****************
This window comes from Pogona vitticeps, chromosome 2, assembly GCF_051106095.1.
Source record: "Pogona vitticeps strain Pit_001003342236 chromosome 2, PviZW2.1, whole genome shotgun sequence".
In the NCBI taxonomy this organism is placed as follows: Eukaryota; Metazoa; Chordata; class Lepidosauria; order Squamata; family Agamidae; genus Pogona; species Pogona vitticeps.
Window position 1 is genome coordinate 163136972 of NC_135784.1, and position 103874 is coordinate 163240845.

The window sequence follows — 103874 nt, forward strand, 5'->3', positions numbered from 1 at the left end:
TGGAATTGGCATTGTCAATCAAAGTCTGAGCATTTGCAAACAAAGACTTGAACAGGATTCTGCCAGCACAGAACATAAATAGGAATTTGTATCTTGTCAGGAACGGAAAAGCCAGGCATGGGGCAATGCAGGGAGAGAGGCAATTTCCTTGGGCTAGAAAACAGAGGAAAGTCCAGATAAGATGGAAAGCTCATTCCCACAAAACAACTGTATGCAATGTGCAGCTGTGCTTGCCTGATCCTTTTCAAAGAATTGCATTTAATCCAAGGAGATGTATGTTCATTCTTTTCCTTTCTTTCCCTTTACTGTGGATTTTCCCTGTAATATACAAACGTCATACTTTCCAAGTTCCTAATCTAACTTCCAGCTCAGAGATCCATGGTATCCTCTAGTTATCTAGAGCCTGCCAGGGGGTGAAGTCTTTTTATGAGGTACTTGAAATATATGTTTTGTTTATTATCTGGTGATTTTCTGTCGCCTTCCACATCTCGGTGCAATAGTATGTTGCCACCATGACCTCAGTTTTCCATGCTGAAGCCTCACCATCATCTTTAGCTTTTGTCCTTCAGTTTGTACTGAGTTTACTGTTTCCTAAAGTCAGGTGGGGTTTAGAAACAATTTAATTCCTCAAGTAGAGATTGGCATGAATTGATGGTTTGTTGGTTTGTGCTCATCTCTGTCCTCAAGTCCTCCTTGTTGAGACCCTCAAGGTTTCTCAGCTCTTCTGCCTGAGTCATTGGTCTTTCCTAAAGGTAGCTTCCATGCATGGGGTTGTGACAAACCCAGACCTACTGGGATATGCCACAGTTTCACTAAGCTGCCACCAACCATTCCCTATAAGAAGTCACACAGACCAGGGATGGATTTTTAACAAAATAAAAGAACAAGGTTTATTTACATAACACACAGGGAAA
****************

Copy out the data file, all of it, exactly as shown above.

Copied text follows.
This window comes from Pogona vitticeps, chromosome 2, assembly GCF_051106095.1.
Source record: "Pogona vitticeps strain Pit_001003342236 chromosome 2, PviZW2.1, whole genome shotgun sequence".
In the NCBI taxonomy this organism is placed as follows: Eukaryota; Metazoa; Chordata; class Lepidosauria; order Squamata; family Agamidae; genus Pogona; species Pogona vitticeps.
Window position 1 is genome coordinate 163136972 of NC_135784.1, and position 103874 is coordinate 163240845.

The window sequence follows — 103874 nt, forward strand, 5'->3', positions numbered from 1 at the left end:
TGGAATTGGCATTGTCAATCAAAGTCTGAGCATTTGCAAACAAAGACTTGAACAGGATTCTGCCAGCACAGAACATAAATAGGAATTTGTATCTTGTCAGGAACGGAAAAGCCAGGCATGGGGCAATGCAGGGAGAGAGGCAATTTCCTTGGGCTAGAAAACAGAGGAAAGTCCAGATAAGATGGAAAGCTCATTCCCACAAAACAACTGTATGCAATGTGCAGCTGTGCTTGCCTGATCCTTTTCAAAGAATTGCATTTAATCCAAGGAGATGTATGTTCATTCTTTTCCTTTCTTTCCCTTTACTGTGGATTTTCCCTGTAATATACAAACGTCATACTTTCCAAGTTCCTAATCTAACTTCCAGCTCAGAGATCCATGGTATCCTCTAGTTATCTAGAGCCTGCCAGGGGGTGAAGTCTTTTTATGAGGTACTTGAAATATATGTTTTGTTTATTATCTGGTGATTTTCTGTCGCCTTCCACATCTCGGTGCAATAGTATGTTGCCACCATGACCTCAGTTTTCCATGCTGAAGCCTCACCATCATCTTTAGCTTTTGTCCTTCAGTTTGTACTGAGTTTACTGTTTCCTAAAGTCAGGTGGGGTTTAGAAACAATTTAATTCCTCAAGTAGAGATTGGCATGAATTGATGGTTTGTTGGTTTGTGCTCATCTCTGTCCTCAAGTCCTCCTTGTTGAGACCCTCAAGGTTTCTCAGCTCTTCTGCCTGAGTCATTGGTCTTTCCTAAAGGTAGCTTCCATGCATGGGGTTGTGACAAACCCAGACCTACTGGGATATGCCACAGTTTCACTAAGCTGCCACCAACCATTCCCTATAAGAAGTCACACAGACCAGGGATGGATTTTTAACAAAATAAAAGAACAAGGTTTATTTACATAACACACAGGGAAA